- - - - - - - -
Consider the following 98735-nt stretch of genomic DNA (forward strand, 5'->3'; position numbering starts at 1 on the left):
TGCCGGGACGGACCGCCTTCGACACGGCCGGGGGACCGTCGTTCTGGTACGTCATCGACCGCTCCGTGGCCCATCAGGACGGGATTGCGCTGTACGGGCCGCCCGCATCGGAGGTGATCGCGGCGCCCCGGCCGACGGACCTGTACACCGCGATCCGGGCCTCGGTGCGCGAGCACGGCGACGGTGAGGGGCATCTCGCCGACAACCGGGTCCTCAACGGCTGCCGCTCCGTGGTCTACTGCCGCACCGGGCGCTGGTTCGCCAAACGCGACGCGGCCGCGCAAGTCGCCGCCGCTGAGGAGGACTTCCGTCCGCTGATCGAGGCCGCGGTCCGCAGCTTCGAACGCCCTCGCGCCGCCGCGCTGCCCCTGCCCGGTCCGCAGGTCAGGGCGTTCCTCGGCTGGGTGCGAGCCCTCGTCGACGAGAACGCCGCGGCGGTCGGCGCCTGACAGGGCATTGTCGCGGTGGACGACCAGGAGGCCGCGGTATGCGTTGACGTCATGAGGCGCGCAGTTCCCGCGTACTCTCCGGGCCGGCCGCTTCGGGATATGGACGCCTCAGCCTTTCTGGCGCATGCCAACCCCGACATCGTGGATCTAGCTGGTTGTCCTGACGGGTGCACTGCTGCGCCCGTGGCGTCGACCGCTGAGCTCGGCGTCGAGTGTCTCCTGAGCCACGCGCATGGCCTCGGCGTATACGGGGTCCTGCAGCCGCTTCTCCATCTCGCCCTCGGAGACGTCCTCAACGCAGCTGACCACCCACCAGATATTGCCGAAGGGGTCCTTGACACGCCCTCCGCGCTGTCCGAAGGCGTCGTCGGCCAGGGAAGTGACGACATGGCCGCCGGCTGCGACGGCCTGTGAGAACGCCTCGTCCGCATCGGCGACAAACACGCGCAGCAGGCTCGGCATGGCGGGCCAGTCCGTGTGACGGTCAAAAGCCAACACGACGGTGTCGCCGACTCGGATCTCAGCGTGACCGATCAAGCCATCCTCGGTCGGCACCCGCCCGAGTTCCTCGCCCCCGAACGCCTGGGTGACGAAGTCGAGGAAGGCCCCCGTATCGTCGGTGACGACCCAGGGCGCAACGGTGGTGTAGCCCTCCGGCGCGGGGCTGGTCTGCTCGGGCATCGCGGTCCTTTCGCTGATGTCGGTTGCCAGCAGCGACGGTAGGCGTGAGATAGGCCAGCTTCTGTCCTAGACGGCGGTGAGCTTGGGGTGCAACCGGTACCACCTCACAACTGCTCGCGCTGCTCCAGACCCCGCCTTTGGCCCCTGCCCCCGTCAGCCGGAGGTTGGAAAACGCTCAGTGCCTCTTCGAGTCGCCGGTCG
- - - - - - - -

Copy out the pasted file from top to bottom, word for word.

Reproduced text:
Consider the following 98735-nt stretch of genomic DNA (forward strand, 5'->3'; position numbering starts at 1 on the left):
TGCCGGGACGGACCGCCTTCGACACGGCCGGGGGACCGTCGTTCTGGTACGTCATCGACCGCTCCGTGGCCCATCAGGACGGGATTGCGCTGTACGGGCCGCCCGCATCGGAGGTGATCGCGGCGCCCCGGCCGACGGACCTGTACACCGCGATCCGGGCCTCGGTGCGCGAGCACGGCGACGGTGAGGGGCATCTCGCCGACAACCGGGTCCTCAACGGCTGCCGCTCCGTGGTCTACTGCCGCACCGGGCGCTGGTTCGCCAAACGCGACGCGGCCGCGCAAGTCGCCGCCGCTGAGGAGGACTTCCGTCCGCTGATCGAGGCCGCGGTCCGCAGCTTCGAACGCCCTCGCGCCGCCGCGCTGCCCCTGCCCGGTCCGCAGGTCAGGGCGTTCCTCGGCTGGGTGCGAGCCCTCGTCGACGAGAACGCCGCGGCGGTCGGCGCCTGACAGGGCATTGTCGCGGTGGACGACCAGGAGGCCGCGGTATGCGTTGACGTCATGAGGCGCGCAGTTCCCGCGTACTCTCCGGGCCGGCCGCTTCGGGATATGGACGCCTCAGCCTTTCTGGCGCATGCCAACCCCGACATCGTGGATCTAGCTGGTTGTCCTGACGGGTGCACTGCTGCGCCCGTGGCGTCGACCGCTGAGCTCGGCGTCGAGTGTCTCCTGAGCCACGCGCATGGCCTCGGCGTATACGGGGTCCTGCAGCCGCTTCTCCATCTCGCCCTCGGAGACGTCCTCAACGCAGCTGACCACCCACCAGATATTGCCGAAGGGGTCCTTGACACGCCCTCCGCGCTGTCCGAAGGCGTCGTCGGCCAGGGAAGTGACGACATGGCCGCCGGCTGCGACGGCCTGTGAGAACGCCTCGTCCGCATCGGCGACAAACACGCGCAGCAGGCTCGGCATGGCGGGCCAGTCCGTGTGACGGTCAAAAGCCAACACGACGGTGTCGCCGACTCGGATCTCAGCGTGACCGATCAAGCCATCCTCGGTCGGCACCCGCCCGAGTTCCTCGCCCCCGAACGCCTGGGTGACGAAGTCGAGGAAGGCCCCCGTATCGTCGGTGACGACCCAGGGCGCAACGGTGGTGTAGCCCTCCGGCGCGGGGCTGGTCTGCTCGGGCATCGCGGTCCTTTCGCTGATGTCGGTTGCCAGCAGCGACGGTAGGCGTGAGATAGGCCAGCTTCTGTCCTAGACGGCGGTGAGCTTGGGGTGCAACCGGTACCACCTCACAACTGCTCGCGCTGCTCCAGACCCCGCCTTTGGCCCCTGCCCCCGTCAGCCGGAGGTTGGAAAACGCTCAGTGCCTCTTCGAGTCGCCGGTCG